WTO Dispute Settlement and the Agreement on Trade-Related Aspects of Intellectual Property Rights



The WTO Agreement on Trade-Related Aspects of Intellectual Property Rights (the "TRIPS Agreement") has ushered in a new generation of legal issues that may ultimately find their way into the WTO dispute settlement arena. In light of the extensive coverage given to the WTO Dispute Settlement Understanding (DSU) elsewhere in this book, and the broad range of dispute-related issues raised by the TRIPS Agreement, this chapter will focus on issues that are more or less specific to the TRIPS Agreement.The TRIPS Agreement is unique in the WTO context; it is the only WTO agreement that requires the members to affirmatively (or positively) incorporate complex substantive legal standards into national laws that govern both domestically-produced and imported goods. It relies for many of its rules on cross-reference to an existing body of multilateral conventions administered outside the WTO. The substantive rules imposed by the TRIPS Agreement are the subject of existing bodies of judicial opinion in the national and regional territories that are now subject to its discipline. Underlying the superficial certainty of the TRIPS Agreement substantive prescriptions are existing gulfs of interpretative difference regarding the meaning of many of its rules.The TRIPS Agreement is unique in that it establishes minimum standards applicable to the enforcement of legislation by WTO members. The establishment of minimum enforcement standards necessarily implies that claims alleging the maintenance of inadequate enforcement procedures can and may be brought before the WTO Dispute Settlement Body, yet the TRIPS Agreement is silent on just how such a claim might be proven, e.g., where the threshold of inadequate enforcement might lie.Identifying methods and sources of interpretation for the TRIPS Agreement's substantive requirements, as well as delimiting the appropriate threshold of adequate enforcement, are but two of the intriguing tasks facing the WTO Dispute Settlement Body.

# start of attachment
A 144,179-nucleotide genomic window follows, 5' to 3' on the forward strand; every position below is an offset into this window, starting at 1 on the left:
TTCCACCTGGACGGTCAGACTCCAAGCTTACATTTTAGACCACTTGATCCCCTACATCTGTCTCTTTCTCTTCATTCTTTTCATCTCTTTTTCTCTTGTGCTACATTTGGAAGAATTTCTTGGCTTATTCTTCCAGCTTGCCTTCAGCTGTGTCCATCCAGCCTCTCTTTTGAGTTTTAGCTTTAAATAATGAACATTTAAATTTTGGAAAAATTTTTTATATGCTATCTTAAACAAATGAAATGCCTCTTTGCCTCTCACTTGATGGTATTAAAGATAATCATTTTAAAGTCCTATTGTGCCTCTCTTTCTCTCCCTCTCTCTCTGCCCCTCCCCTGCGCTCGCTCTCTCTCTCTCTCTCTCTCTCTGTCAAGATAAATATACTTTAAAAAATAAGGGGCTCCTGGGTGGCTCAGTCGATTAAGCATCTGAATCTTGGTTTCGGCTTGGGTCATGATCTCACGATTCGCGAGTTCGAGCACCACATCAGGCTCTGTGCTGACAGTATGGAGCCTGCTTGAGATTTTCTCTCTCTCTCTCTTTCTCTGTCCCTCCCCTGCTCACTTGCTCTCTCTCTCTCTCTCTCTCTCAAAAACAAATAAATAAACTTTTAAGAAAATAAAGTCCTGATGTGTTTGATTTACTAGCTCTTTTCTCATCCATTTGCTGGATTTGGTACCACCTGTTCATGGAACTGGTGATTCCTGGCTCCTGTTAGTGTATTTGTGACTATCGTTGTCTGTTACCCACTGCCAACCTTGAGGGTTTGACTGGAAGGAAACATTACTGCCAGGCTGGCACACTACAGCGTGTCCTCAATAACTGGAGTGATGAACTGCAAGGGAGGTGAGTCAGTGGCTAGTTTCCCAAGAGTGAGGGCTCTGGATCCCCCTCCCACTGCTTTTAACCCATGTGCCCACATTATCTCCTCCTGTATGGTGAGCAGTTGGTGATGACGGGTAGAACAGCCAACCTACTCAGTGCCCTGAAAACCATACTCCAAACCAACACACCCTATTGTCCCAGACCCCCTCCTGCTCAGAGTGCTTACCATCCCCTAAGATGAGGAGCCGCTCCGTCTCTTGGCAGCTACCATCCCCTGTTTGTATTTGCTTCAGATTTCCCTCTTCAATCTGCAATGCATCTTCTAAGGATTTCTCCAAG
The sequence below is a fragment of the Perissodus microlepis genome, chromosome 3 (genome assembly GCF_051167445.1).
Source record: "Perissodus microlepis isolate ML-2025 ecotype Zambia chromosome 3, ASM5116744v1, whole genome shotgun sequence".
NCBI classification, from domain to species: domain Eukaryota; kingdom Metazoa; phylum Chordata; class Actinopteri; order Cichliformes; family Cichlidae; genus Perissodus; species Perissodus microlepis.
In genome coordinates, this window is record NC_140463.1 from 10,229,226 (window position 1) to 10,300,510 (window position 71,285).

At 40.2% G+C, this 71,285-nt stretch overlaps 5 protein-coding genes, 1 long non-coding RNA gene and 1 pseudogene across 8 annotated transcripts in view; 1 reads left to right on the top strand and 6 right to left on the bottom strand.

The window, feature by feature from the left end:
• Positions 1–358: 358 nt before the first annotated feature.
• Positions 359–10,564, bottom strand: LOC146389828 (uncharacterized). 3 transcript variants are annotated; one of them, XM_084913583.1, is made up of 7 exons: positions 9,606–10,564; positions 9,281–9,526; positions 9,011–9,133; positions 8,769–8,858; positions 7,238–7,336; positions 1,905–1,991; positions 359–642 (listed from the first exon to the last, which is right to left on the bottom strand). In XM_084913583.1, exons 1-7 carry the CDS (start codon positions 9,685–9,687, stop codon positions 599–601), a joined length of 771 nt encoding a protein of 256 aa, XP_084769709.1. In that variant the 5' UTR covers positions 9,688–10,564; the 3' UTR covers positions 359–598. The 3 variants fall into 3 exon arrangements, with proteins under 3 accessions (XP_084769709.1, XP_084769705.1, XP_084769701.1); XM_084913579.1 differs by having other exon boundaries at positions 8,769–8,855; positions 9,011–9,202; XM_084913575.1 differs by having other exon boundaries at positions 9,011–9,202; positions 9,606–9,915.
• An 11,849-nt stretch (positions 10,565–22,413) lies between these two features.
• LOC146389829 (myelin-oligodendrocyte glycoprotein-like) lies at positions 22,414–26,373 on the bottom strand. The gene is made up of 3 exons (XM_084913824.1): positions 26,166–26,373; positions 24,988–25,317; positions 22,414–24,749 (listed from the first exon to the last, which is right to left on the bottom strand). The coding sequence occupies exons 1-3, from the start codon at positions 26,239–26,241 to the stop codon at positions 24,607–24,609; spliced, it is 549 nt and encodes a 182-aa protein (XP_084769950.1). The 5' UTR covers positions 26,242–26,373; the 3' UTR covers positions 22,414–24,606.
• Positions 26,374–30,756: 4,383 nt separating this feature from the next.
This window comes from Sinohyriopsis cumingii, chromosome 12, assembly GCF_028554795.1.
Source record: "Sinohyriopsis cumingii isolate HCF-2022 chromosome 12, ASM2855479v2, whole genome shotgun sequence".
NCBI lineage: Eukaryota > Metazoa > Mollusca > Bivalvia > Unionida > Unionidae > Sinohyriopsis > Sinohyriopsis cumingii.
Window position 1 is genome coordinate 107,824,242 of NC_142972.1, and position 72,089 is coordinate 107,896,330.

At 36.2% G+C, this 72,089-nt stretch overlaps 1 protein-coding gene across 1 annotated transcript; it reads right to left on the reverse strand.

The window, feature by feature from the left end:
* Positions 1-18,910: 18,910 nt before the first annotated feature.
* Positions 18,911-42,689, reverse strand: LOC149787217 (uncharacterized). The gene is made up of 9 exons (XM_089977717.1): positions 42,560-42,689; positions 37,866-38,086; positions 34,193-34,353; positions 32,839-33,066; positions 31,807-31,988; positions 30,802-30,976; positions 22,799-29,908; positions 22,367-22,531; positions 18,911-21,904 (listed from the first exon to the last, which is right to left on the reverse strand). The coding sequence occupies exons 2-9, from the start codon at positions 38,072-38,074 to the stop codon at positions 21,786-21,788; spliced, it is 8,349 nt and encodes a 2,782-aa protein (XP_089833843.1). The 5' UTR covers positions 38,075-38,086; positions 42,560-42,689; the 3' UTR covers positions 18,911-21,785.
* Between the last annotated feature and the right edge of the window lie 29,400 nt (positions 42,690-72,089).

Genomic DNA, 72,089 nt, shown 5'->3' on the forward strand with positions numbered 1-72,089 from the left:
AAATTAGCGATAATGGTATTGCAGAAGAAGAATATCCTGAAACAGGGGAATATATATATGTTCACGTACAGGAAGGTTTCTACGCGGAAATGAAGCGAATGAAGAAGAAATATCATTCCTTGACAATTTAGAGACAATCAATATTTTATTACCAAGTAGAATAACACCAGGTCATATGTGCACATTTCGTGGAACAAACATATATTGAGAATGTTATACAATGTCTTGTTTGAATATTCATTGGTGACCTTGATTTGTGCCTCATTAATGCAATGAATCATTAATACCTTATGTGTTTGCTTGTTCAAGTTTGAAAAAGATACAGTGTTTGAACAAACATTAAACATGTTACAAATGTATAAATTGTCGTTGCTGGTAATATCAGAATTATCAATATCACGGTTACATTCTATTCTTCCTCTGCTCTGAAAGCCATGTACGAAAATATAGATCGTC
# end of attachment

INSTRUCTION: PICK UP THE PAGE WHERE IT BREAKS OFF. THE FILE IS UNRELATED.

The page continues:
Full-text preview

Available from: SSRN
  • [Show abstract] [Hide abstract]
    ABSTRACT: The World Trade Organisation oversees major international agreements in three areas (WTO, 1995): the old GATT plus several understandings on interpretations (now named 'GATT 1994') and associated agreements on trade in goods; the General Agreement on Trade in Services (GATS); and the Agreement on Trade-Related Aspects of Intellectual Property Rights (TRIPS Agreement). These agreements are sometimes said to form the 'three pillars' of the WTO system. While the image may suggest more architectural elegance than exists in reality, the important message is that the WTO system has three areas of strength based on sets of multilaterally agreed rules concerning trade in goods, trade in services, and the protection of intellectual property. Each of the agreements covers a separate area of economic activity and government policy. However, the three pillars were designed to lend strength to each other; all WTO agreements are integrated into a system. This paper will focus on the TRIPS Agreement, which is a comprehensive multilateral accord establishing unconditional obligations for all WTO members' intellectual property rights policies with regard to copyright and related rights, trademarks, geographical indications, industrial designs, patents, layout-designs of integrated circuits, and trade secrets. The Agreement prescribes minimum standards for the protection of these categories of intellectual property at a level comparable to the standards in the major industrial countries; it also stipulates enforcement, as well as due process requirements. The purpose of this paper is to examine how intellectual property rights fit into the WTO system, and this will be done under three principal aspects: integration by balance of concessions negotiated during the Uruguay Round; integration based on shared principles; and integration by means of linked dispute settlement.
    No preview · Article · Feb 2000 · World Economy